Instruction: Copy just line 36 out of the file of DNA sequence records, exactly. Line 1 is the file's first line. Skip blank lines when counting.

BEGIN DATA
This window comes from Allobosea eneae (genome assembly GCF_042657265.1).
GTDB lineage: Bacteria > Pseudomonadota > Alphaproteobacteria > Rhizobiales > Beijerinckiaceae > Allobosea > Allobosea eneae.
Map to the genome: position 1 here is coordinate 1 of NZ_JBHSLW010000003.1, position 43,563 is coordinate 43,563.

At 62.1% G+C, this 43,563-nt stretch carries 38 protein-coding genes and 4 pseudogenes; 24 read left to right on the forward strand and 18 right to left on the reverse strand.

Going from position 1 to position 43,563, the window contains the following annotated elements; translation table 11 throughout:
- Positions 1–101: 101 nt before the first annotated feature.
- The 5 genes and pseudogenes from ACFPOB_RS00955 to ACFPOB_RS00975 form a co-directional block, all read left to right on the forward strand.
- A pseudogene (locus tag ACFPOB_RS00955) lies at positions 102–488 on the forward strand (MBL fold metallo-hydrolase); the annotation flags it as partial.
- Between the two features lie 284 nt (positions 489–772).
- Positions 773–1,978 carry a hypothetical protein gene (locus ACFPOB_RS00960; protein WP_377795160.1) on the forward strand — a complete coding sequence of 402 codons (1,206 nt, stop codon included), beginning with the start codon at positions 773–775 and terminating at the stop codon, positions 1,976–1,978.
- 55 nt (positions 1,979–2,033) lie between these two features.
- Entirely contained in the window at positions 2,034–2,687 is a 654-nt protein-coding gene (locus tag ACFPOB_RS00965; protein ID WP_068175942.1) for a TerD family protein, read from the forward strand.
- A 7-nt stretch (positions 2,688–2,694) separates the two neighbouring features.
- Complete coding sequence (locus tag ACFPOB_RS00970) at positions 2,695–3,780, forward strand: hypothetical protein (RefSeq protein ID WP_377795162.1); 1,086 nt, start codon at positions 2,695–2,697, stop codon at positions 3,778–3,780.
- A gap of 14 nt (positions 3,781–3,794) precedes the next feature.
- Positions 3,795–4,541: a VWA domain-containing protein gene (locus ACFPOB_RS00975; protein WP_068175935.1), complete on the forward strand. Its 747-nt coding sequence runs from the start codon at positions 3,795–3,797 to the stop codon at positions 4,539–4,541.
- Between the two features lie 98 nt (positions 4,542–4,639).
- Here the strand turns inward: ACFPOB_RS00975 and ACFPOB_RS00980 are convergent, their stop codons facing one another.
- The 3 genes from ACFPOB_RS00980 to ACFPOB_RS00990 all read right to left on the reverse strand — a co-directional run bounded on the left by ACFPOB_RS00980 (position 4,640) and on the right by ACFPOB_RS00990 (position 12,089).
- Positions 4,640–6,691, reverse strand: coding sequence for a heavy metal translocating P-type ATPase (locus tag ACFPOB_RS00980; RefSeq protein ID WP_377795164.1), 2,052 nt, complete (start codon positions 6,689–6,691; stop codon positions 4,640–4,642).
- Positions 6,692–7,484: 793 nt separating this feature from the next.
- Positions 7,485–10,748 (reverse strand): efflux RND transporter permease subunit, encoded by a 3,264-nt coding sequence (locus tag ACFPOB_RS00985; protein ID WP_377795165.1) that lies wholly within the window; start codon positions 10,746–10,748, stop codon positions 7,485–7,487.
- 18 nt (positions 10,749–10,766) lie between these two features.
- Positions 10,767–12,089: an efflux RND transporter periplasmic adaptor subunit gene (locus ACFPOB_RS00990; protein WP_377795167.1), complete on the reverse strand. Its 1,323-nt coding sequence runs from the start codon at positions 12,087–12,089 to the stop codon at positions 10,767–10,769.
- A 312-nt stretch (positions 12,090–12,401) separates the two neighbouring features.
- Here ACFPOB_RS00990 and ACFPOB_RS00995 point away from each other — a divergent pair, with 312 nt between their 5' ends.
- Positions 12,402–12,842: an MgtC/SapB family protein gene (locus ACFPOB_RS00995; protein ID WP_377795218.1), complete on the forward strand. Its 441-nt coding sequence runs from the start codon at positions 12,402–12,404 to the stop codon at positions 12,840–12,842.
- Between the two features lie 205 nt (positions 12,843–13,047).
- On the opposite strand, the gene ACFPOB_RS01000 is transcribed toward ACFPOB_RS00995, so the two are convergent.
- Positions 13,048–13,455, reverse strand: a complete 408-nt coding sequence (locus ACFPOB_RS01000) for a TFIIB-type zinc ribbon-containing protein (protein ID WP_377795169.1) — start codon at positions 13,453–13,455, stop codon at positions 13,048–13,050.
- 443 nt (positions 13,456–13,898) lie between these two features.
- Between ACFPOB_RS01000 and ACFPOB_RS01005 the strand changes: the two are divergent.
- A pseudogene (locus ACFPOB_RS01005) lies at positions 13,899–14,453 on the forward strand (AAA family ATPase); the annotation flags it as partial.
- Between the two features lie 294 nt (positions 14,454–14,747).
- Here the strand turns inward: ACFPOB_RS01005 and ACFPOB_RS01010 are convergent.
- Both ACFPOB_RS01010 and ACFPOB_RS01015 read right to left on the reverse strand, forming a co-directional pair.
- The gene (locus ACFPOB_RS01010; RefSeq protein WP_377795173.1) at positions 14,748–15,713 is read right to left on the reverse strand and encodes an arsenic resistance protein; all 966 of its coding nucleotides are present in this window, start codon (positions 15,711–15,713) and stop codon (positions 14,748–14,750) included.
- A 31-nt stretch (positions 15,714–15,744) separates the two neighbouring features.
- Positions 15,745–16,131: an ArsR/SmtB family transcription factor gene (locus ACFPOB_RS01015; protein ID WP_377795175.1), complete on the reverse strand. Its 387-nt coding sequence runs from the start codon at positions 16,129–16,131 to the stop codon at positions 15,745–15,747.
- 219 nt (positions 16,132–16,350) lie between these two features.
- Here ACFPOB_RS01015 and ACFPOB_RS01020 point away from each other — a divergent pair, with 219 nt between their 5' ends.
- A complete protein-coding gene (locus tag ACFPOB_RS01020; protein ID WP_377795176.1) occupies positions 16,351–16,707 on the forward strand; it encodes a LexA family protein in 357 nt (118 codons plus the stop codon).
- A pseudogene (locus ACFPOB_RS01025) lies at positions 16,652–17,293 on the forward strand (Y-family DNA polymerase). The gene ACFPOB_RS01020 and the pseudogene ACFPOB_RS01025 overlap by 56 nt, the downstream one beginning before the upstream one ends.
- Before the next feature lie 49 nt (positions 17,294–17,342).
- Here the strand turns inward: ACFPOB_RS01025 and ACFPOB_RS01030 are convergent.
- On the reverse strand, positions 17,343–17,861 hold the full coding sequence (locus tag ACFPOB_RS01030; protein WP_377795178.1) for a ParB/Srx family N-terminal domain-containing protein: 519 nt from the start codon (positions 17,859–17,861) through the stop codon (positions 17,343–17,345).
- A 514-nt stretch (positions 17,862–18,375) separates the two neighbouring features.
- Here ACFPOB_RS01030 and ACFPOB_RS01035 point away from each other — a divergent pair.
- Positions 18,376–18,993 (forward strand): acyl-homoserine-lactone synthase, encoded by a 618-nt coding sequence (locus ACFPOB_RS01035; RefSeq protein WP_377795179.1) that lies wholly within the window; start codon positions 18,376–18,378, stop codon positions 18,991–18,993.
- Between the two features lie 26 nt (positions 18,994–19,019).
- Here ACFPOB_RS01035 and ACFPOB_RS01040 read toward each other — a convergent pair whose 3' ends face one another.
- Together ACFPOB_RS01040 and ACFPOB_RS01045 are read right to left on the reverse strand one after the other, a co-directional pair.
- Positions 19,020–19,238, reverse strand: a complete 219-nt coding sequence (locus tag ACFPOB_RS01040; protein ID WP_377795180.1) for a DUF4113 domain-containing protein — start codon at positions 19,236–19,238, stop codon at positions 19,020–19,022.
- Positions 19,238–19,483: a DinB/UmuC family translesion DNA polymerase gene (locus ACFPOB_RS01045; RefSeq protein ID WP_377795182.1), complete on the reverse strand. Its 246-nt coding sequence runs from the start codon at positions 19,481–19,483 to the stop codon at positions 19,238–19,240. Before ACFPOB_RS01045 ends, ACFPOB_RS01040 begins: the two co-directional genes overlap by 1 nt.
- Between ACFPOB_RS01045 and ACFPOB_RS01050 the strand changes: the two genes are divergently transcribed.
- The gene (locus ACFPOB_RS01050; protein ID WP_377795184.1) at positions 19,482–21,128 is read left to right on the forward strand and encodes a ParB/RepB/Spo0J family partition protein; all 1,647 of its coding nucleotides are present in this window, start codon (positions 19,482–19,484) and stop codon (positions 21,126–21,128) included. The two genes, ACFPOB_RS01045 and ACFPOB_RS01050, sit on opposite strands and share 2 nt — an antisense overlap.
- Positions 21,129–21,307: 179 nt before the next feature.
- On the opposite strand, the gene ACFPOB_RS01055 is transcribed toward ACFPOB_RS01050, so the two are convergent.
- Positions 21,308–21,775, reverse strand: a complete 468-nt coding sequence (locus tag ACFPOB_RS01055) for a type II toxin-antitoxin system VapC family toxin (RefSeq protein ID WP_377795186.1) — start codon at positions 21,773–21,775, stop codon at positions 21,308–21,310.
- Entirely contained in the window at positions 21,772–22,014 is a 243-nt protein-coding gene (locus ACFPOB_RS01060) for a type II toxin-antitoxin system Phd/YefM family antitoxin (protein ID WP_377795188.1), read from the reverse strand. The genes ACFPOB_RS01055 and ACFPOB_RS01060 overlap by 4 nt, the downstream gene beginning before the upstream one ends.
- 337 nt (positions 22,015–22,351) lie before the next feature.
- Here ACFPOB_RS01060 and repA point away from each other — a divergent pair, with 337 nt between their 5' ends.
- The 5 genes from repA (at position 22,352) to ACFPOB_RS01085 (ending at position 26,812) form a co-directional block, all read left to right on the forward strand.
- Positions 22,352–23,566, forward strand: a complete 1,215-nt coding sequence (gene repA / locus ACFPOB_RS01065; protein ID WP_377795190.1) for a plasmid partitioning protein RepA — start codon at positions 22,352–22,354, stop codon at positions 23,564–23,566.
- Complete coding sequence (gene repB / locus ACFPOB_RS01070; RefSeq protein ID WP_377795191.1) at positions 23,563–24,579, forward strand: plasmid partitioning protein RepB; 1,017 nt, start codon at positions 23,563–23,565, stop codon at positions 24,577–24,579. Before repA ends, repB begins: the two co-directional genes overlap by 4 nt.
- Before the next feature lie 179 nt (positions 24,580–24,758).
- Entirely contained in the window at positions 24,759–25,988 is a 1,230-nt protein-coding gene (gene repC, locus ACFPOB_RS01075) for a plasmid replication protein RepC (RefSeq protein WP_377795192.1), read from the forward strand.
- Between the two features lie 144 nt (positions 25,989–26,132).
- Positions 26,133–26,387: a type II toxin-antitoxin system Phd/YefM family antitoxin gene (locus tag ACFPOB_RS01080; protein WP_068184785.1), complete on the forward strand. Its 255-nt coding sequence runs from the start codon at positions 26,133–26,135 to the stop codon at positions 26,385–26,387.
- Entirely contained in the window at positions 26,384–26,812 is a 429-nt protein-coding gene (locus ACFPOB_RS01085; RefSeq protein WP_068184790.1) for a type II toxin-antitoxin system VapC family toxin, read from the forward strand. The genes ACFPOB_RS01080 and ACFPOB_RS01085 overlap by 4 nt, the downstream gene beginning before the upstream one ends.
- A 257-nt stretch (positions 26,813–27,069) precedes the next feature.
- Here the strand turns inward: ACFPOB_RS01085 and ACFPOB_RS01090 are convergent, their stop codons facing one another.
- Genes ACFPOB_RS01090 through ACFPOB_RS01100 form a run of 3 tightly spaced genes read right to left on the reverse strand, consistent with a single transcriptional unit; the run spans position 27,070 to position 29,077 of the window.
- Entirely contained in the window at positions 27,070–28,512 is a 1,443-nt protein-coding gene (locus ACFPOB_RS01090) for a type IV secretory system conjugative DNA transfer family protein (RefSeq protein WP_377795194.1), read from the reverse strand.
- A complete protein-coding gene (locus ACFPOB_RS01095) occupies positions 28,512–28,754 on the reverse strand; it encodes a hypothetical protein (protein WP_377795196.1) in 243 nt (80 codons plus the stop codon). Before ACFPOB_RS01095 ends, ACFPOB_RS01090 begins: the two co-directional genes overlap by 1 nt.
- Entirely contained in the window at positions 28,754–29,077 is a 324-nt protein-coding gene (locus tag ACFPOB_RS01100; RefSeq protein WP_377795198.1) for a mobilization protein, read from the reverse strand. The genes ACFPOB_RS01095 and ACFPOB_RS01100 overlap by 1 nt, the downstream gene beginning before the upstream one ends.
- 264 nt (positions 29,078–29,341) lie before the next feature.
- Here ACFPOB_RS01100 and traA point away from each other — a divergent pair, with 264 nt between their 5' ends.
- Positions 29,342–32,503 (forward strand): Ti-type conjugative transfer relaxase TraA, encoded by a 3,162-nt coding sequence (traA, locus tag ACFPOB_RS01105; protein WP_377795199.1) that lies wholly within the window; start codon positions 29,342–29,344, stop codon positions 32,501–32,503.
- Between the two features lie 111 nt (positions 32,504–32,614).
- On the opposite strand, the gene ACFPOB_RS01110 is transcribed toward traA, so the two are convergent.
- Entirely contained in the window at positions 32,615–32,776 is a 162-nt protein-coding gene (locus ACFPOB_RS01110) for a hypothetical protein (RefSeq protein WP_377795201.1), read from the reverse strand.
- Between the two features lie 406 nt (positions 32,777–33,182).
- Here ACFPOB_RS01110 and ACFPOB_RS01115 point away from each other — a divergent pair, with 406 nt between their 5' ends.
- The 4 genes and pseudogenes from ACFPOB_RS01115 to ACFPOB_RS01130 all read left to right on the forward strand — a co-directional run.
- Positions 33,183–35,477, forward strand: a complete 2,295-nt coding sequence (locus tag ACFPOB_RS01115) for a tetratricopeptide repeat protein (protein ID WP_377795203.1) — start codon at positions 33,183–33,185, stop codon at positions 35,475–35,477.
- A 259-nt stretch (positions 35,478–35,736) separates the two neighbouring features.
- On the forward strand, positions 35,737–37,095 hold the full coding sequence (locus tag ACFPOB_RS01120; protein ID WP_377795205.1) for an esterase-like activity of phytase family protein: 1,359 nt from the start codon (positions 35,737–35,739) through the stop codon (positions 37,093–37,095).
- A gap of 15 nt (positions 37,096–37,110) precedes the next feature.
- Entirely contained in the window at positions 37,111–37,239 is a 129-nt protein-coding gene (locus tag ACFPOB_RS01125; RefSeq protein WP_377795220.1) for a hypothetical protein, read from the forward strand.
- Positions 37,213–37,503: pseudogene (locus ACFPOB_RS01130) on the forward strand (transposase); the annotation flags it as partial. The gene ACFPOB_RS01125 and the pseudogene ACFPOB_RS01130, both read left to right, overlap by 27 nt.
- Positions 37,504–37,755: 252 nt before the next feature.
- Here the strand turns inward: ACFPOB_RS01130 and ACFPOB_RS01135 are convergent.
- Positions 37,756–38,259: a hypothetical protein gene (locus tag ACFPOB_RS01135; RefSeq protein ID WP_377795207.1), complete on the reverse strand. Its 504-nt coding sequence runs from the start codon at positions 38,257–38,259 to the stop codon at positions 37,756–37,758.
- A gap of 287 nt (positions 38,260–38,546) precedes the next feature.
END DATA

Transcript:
- Both ACFPOB_RS01010 and ACFPOB_RS01015 read right to left on the reverse strand, forming a co-directional pair.